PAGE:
The festival of many flavours

The festival of many flavours

Delicious dishes

Food plays an important role in any festival and the same is the case with Pongal and Makara Sankranti as well.

The two festivals, with a similar theme, are associated with an array of delicious dishes. The piping hot sweet and khara pongals are relished by the members of all communities during this festival — be it Kannadigas, Telgites or Tamilians.

For Kannadigas, Makara Sankranti is held over a period of two days with the first day being Boghi and second day — Sankranti. On the first day, a special chapathi of bajra or jowar is prepared along with a mixed vegetable stew of averekai, beans, carrots and brinjal. “We also prepare payasam and huggi a form of rice item with moong dal and roasted spices like sesame, coriander, dry coconut, jeera and hing,” explains Alaknanda, a lecturer, who hails from North Karnataka.

On the day of Sankranti, sweet preparations like til laddoos, holige and obbattu are made and in the evening; yellu bella, a mixture of sesame seeds and jaggery is exchanged. Says Sunanda Hari, a homemaker, “We prepare chapathi with pumpkin pallya on boghi. Since it’s a harvest festival, bajra or jowar roti is made. On the second day, we exchange sakkare achchu (sugar moulds), sugarcane and yellu bella with everyone. Sesame signifies bitterness and jaggery symbolises sweetness.”
Sesame is used in generous quantity due to the cold weather.

“It keeps one warm and that’s why on the second day, we also have a sesame oil bath. Even the other food items that we consume, like bajra, produce heat in the body,” reveals Alaknanda.
The people of Andhra Pradesh celebrate the festival for three days. “In my grandparents’ place, a kheer of newly harvested rice and a vegetable stew are prepared,” explains Narendra, a researcher, who comes from Vishakapatnam.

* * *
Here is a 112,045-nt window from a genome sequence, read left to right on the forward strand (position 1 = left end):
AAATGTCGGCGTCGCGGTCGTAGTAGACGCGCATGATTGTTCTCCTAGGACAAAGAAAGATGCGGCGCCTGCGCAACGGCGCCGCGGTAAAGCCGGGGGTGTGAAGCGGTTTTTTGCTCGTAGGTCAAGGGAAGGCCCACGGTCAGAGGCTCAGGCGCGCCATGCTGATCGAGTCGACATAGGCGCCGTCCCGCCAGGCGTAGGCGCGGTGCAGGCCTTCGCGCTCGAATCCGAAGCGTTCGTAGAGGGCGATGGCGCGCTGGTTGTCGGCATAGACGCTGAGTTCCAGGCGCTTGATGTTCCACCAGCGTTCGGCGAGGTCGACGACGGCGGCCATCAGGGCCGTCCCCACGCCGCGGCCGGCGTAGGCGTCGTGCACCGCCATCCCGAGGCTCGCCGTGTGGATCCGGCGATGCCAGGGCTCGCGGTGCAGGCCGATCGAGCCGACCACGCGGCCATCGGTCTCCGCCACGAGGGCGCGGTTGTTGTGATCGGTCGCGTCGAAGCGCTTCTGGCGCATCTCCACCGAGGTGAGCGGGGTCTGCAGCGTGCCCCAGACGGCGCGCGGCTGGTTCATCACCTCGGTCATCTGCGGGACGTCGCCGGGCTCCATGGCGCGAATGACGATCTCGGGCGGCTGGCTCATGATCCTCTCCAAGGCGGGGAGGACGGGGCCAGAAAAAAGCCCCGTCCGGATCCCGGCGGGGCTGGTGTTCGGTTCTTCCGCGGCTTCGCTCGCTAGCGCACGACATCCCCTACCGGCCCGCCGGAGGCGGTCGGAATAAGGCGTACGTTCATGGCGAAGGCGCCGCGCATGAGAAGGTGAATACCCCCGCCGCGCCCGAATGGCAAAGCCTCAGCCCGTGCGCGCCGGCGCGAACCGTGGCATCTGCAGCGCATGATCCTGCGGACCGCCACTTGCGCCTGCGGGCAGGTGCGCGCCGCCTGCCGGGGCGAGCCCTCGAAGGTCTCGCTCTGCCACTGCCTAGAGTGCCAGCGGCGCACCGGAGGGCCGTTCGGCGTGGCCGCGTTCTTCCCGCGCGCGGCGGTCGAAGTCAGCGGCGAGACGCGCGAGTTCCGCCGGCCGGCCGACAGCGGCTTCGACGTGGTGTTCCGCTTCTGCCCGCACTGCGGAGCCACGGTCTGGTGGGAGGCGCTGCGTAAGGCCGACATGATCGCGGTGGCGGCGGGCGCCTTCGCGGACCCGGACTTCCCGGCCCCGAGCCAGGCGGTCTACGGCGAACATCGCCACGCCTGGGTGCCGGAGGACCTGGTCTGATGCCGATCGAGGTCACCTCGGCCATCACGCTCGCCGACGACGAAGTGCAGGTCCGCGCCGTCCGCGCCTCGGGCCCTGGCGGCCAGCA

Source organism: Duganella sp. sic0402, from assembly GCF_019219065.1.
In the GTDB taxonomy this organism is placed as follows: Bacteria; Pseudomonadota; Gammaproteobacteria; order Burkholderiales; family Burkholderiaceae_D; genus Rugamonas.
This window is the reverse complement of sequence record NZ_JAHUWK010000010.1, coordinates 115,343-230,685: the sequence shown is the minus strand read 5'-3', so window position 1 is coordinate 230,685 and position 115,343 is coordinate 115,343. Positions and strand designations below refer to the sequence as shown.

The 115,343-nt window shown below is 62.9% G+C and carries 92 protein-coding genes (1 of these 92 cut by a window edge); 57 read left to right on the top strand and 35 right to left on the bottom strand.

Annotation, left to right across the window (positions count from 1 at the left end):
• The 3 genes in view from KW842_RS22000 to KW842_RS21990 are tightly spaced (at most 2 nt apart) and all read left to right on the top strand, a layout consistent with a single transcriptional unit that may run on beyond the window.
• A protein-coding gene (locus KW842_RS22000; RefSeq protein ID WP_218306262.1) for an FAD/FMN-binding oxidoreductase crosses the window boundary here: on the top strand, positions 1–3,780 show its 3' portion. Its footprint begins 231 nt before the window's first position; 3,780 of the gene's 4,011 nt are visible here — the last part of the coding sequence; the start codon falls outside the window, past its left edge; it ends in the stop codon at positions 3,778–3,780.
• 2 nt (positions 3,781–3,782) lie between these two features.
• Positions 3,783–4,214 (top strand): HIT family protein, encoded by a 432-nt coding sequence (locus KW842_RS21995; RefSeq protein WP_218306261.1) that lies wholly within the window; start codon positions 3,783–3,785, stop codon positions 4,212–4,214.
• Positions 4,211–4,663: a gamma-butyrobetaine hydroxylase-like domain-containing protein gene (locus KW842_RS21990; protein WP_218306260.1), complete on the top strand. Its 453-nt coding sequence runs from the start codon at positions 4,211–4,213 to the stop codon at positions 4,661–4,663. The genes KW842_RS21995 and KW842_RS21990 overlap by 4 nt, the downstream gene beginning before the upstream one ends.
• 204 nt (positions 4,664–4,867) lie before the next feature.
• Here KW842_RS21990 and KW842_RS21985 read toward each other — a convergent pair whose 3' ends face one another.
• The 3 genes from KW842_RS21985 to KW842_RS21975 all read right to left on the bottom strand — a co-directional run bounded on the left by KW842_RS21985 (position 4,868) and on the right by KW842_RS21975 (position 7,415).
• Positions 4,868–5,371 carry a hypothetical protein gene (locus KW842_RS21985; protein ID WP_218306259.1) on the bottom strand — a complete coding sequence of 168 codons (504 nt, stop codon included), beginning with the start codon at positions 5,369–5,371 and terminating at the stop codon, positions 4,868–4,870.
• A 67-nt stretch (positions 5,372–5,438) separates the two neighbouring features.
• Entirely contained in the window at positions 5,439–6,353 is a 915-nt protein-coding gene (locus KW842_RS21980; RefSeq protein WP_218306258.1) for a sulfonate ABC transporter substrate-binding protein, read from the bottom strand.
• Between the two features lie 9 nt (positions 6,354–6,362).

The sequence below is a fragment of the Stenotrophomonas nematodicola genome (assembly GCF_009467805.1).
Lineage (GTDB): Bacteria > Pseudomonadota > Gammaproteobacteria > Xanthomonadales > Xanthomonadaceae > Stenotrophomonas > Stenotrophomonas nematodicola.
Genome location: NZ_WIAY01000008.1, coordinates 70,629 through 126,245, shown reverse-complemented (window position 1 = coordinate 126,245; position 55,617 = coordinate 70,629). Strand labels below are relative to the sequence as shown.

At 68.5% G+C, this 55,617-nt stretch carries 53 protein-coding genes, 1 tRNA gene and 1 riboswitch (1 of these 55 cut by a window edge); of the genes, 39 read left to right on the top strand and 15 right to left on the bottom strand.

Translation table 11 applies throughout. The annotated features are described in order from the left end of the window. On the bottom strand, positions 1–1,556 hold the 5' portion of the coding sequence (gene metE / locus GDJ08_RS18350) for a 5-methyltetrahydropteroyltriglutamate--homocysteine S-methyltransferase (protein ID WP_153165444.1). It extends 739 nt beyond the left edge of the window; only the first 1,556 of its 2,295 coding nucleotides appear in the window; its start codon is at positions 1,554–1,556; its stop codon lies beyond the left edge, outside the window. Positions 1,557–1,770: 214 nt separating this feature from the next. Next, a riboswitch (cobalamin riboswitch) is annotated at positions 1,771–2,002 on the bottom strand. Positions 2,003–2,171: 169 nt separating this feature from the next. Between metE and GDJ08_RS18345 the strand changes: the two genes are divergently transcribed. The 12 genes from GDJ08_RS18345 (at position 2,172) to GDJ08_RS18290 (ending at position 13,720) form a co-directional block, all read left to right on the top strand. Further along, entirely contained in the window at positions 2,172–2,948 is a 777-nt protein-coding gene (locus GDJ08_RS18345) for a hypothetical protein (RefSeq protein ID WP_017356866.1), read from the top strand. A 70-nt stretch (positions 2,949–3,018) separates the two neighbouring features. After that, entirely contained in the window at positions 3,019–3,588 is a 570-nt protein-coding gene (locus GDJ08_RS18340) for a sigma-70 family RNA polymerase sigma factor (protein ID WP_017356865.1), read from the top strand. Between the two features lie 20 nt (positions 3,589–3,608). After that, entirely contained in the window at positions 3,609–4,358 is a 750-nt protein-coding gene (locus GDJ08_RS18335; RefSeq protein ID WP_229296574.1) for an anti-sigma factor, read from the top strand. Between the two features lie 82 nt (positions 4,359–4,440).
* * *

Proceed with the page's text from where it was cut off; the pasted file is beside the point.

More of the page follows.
“Then fruits, chocolates and gifts are literally showered upon children as it is considered to be highly auspicious,” he adds. On the second and third day, the Telgites worship their ancestors. “Rice and moong dal preparations are also made. Paramannam, a type of payasam is prepared too. We also make various sweets like ariselu, out of rice and jaggery.” On the last day of the festival, non vegetarian items are prepared.

“Those who worship their ancestors on the second day, consume the meat dishes on the third day and those who worship their ancestors on the third day, prepare it on the fourth day.”
Tamilians have the three day festival Pongal during which an array of dishes are prepared. Boghi is the festival on the first day for Tamilians too, like Kannadigas and Telgites.

While some of them prepare pongal on this day itself, most of them prefer to prepare sweet and khara pongal on the second and main day of the festival. “On the first day, we prepare a seven curry kuttu using all the seasonal vegetables, especially the creeper vegetables like pumpkin and averekai. While many like to eat this with sweet pongal, in my family, we eat it with khara pongal,” says Prema Ramprasad, a homemaker.

On the second day, the sweet pongal is prepared in a pot. When the preparation, made with rice, jaggery and milk, boils over, the entire family gathers around the pot and shouts pongal o pongal. “We also do namaskara to the side at which it spills,” says Prema. The third day is ‘mattu pongal’ when cows are worshipped and the women make balls out of coloured rice and pongal and keep them for the birds, as a mark of prayer for their brothers.

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